Researcher Discovers Ethical Stem Cell Alternative
Special Report - July 20, 2007
A biotechnology researcher in Japan reportedly has discovered a method of generating stem cells similar to those taken from embryos without requiring the destruction of human life. Shinya Yamanaka, a professor at Kyoto University, claims to have produced stem cells as versatile as human embryonic stem cells by manipulating the skin cells of laboratory mice back to the embryonic stage, according to the London Times. Yamanaka believes that he is only “a matter of months” away from producing a stem cell alternative that does not entail the ethical obstacles of embryonic stem cell research.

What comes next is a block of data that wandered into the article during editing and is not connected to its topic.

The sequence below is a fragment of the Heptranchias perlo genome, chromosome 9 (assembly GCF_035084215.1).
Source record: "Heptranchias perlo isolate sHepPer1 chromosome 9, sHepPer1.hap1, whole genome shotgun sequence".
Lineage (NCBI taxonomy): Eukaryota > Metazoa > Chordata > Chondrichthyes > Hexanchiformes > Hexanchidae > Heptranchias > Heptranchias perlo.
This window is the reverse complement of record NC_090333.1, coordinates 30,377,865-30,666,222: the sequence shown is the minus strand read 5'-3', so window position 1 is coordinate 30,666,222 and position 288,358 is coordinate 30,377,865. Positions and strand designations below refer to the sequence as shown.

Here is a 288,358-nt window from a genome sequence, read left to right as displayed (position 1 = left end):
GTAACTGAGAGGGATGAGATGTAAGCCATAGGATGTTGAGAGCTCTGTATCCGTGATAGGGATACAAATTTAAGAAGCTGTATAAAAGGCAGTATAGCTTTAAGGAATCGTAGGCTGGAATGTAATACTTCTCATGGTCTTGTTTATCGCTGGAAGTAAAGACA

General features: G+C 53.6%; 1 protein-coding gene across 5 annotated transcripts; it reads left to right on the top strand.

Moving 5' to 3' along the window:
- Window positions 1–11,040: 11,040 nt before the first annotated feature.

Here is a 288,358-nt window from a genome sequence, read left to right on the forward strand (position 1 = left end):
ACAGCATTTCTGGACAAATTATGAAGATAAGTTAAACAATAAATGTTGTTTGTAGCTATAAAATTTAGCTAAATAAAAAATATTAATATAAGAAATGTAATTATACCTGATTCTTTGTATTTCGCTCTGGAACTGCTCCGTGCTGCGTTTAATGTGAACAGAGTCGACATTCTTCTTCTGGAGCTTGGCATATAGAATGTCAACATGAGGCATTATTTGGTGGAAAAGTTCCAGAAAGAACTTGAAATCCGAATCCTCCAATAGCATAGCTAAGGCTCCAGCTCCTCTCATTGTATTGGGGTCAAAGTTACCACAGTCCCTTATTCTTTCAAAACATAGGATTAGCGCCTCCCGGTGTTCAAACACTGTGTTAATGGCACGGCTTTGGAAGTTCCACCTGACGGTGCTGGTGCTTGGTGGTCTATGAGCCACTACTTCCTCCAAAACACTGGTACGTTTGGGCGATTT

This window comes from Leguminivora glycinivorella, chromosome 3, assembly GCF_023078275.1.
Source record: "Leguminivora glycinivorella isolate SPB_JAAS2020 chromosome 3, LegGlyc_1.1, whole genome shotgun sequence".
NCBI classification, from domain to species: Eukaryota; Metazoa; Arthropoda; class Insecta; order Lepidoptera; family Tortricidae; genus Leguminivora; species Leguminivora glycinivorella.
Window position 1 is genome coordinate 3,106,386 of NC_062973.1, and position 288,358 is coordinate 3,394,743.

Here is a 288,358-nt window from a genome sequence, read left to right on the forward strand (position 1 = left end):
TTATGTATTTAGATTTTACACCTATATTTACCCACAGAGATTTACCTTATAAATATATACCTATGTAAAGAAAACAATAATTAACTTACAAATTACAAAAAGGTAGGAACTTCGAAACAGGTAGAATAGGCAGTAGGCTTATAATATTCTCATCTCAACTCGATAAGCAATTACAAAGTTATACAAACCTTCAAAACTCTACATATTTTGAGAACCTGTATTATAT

While the U.S. Congress and state governments push for taxpayer funding of research that involves the destruction of human embryos, non-embryonic stem cells continue to offer a host of treatments for patients. Recently, scientists at Wake Forest and Harvard universities created adaptable adult stem cells using the amniotic fluid that surrounds developing embryos in pregnant women. Researchers at the University of Minnesota and Stanford University have similarly generated stem cells from bone marrow that are capable of differentiating into liver, bone, and neural cells.
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